So then today it's here - the first really major hurdle for mam (and the rest of us, by proxy) to get past: her hysterectomy operation.
Spoke to her on Saturday evening and she sounded more tired than ever - I think for all of us, it'll be a relief to get past this 'hurdle' of her op so we all know what's needed to move forward.
She went to hospital on Sunday morning - the Queen Elizabeth Hospital in Gateshead. My bro and his wife took her there - I think he'll be a very calming influence; being ex Army and having done time in Northern Ireland and with the UN, he's very 'no nonsense' and thinks before he speaks. I know she takes a lot of comfort from him being around, and that in turn makes me feel better for her.
She arrived at 10.40 on Sunday and was waiting for a couple of hours before she was admitted, apparently. All we knew was that the op will be sometime in the afternoon of Monday 30th November.
So Monday arrives. Work is frantic anyway, lots to do and it helps keep my mind occupied. Monday afternoon and my mind starts wandering. Still busy but still wondering how it's going. I keep thinking about my mate Paul's words - try not to worry, there's nothing you can do now.
Phoned the hospital early evening - 6.30pm ish - and they said she's only just arrived in the High Dependency Unit, if I phone back in 15 minutes or so then they'll be able to tell us more. I texted my brother and sister to tell them that snippet, and told that my brother will ring the hospital for more news. Feel a bit helpless, waiting for someone else to update me.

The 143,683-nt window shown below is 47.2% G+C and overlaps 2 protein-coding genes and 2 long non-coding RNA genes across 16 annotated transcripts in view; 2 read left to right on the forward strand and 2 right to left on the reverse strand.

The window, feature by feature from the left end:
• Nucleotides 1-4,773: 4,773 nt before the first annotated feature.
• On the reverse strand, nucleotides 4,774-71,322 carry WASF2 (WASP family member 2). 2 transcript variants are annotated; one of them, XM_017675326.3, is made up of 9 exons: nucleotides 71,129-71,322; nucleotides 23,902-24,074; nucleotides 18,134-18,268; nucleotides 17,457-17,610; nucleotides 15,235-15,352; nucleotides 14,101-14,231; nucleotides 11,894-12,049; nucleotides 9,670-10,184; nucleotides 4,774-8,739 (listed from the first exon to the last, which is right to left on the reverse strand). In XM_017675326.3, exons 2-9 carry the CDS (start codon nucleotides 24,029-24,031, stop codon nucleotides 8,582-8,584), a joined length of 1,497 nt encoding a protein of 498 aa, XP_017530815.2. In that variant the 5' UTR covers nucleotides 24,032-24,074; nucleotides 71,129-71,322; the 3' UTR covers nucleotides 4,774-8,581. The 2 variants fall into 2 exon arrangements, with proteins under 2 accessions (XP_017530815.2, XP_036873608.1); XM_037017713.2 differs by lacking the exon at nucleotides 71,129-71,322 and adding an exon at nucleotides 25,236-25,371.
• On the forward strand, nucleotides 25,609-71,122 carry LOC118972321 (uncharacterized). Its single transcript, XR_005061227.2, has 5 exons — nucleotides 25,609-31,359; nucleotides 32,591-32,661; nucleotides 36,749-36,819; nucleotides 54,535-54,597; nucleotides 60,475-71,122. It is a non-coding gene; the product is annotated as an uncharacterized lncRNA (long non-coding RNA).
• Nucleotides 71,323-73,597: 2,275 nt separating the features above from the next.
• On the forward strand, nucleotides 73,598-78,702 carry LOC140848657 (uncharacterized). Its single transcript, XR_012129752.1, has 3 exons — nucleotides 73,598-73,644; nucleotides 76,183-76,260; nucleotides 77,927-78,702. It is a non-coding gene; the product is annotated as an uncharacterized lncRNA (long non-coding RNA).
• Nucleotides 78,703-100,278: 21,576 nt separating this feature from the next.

Eventually my sister in law calls - brother spoke to the hospital, mam's been settled into the high dependency unit and the ward sister says from mam's notes, there's "nothing to worry about". My sister works at Guys Hospital and says from her experience, that really DOES mean there's nothing to worry about...probably means the op went as expected, the surgeon found what he expected to. She reckons if they'd said "you'll have to wait to speak to the consultant", THEN there'd be grounds to be concerned.
But at least twice now, we've had our hopes raised, only to be kicked in the stomach later with bad news. So while I'm moderately cheered, I'll reserve judgement til I know more.